TORONTO (Oct. 30) — There is no way to sugarcoat, embellish or minimize what I’m about to say. So, here it is: On three occasions in the past month, my great friend and former FAN–590 colleague, Stormin’ Norm Rumack, has tried to kill himself.
That none of the attempts were successful — thereby precluding a heartsick obituary in this space — is an incomprehensible relief. “Yes, I hit rock–bottom and felt I wanted to end my life,” Norm confessed when I visited him today at Mount Sinai Hospital. “With some perspective, now, I thank God that he spared me. I’ll get through this okay. I understand that I still have some things to accomplish down here. And, if by telling my story, I can help even one person to avoid or think twice about where I nearly went, the entire experience will be worthwhile.”
Here is the sequence of events as they occurred to me: On Saturday, Norm’s friend, Joe Peisich, sent a note, asking me to call. He said it was important. I was in the middle of writing a blog and had to work that night. So, I didn’t immediately return the message. When Joe later texted “it’s about Norm… and bad” I feared the worst. I was told that Norm had made three attempts on his life. There were no other details, except that Norm was recovering at Mount Sinai Hospital. The following day, Joe sent me a story from the all–news television station, CP–24, that told of an unidentified man “falling” into a construction hole near the Spadina Village (where he lived) and sustaining grievous injuries. Turns out the unidentified person was Norm. After Joe told me of the three suicide attempts, I suspected that Norm had jumped into the hole from a height, looking to end his life.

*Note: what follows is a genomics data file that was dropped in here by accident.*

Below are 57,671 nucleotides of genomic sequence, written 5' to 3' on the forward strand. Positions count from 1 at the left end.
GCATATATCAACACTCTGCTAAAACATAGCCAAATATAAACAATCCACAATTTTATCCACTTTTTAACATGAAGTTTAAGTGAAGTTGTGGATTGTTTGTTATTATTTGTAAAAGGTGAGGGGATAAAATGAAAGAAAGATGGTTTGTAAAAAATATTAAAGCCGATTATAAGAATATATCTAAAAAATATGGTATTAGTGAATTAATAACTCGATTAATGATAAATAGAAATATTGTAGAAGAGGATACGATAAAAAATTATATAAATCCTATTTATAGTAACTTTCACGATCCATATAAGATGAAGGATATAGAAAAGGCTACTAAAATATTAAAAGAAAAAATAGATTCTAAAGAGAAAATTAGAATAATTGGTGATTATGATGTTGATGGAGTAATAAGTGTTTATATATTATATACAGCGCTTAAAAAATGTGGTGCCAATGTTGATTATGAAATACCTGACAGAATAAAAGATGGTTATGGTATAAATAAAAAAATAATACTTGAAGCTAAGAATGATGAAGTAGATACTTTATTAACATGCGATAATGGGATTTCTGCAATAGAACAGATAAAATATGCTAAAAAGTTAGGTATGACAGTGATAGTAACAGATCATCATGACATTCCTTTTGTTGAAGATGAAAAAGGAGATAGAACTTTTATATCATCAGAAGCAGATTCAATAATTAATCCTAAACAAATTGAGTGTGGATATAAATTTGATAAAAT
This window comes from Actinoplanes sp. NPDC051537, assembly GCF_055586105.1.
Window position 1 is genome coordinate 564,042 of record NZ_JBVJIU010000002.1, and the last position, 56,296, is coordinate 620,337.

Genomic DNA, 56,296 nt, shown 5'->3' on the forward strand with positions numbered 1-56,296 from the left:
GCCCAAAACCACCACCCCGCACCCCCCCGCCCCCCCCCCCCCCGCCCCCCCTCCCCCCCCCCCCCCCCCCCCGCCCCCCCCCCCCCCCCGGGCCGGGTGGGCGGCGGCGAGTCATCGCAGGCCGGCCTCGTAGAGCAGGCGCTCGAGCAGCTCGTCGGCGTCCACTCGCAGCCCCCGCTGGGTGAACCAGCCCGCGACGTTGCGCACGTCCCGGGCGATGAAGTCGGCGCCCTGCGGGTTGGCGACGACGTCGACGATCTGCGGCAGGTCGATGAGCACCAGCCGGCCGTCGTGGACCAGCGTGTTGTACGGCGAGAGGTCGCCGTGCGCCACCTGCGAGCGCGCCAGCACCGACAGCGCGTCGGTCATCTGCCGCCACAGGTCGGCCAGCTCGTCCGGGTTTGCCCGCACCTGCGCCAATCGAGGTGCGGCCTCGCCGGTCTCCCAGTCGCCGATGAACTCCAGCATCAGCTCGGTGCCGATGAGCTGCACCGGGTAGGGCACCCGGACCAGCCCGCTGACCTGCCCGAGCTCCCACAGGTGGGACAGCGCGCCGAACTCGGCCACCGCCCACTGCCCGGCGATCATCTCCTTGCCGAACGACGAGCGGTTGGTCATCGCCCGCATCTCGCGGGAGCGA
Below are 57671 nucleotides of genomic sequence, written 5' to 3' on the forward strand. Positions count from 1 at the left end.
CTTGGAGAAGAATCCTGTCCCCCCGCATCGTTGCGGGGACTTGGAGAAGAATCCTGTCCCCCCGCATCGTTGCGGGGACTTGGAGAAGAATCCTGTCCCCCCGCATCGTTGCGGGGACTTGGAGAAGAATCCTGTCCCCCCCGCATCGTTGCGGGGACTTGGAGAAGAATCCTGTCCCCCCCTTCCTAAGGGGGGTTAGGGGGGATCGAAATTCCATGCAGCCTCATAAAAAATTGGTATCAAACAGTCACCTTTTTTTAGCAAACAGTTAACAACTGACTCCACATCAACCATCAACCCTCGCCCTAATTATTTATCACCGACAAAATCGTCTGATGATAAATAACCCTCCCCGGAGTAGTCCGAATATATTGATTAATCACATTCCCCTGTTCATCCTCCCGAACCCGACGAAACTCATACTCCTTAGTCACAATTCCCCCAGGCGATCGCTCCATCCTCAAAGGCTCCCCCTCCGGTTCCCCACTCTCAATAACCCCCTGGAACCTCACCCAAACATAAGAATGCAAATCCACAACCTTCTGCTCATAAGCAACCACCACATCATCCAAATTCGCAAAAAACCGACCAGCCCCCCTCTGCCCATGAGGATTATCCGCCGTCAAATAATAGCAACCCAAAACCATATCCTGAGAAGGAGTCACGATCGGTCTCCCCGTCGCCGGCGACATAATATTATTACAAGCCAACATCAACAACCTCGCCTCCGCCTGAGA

In fact, it was divine intervention that saved his life.
“I barely remember what happened, other than swallowing another batch of sleeping pills,” Norm explained. “I was in a complete fog. I didn’t ‘jump’ into any hole. I guess I was walking along Spadina, near my condo, and didn’t see the hazard. Next thing I knew, I was five or six feet below the ground, covered in mud and water.”
This had not been communicated when I drove downtown to visit Norm. As such, I was expecting to walk into the hospital room of a man wearing a full body cast. Instead, I opened the door and was pleasantly startled by the vision of Norm strolling toward me with the smile that could light up a dark arena. And, without a visible scratch.
“I guess I’m not very good at suicide,” he laughed, which immediately brightened the atmosphere and led to a long, warm hug. “Falling in that hole was a gift from God. Not only did I somehow escape with my life, but it served as a slap to the face. When I was taken to hospital and realized I had only a scrape on the inside of my leg, I felt so incredibly relieved. I’ve heard stories about other people failing at suicide and being thoroughly disappointed. I was the opposite. I felt blessed. I realized that God had somehow protected me from badly hurting myself.”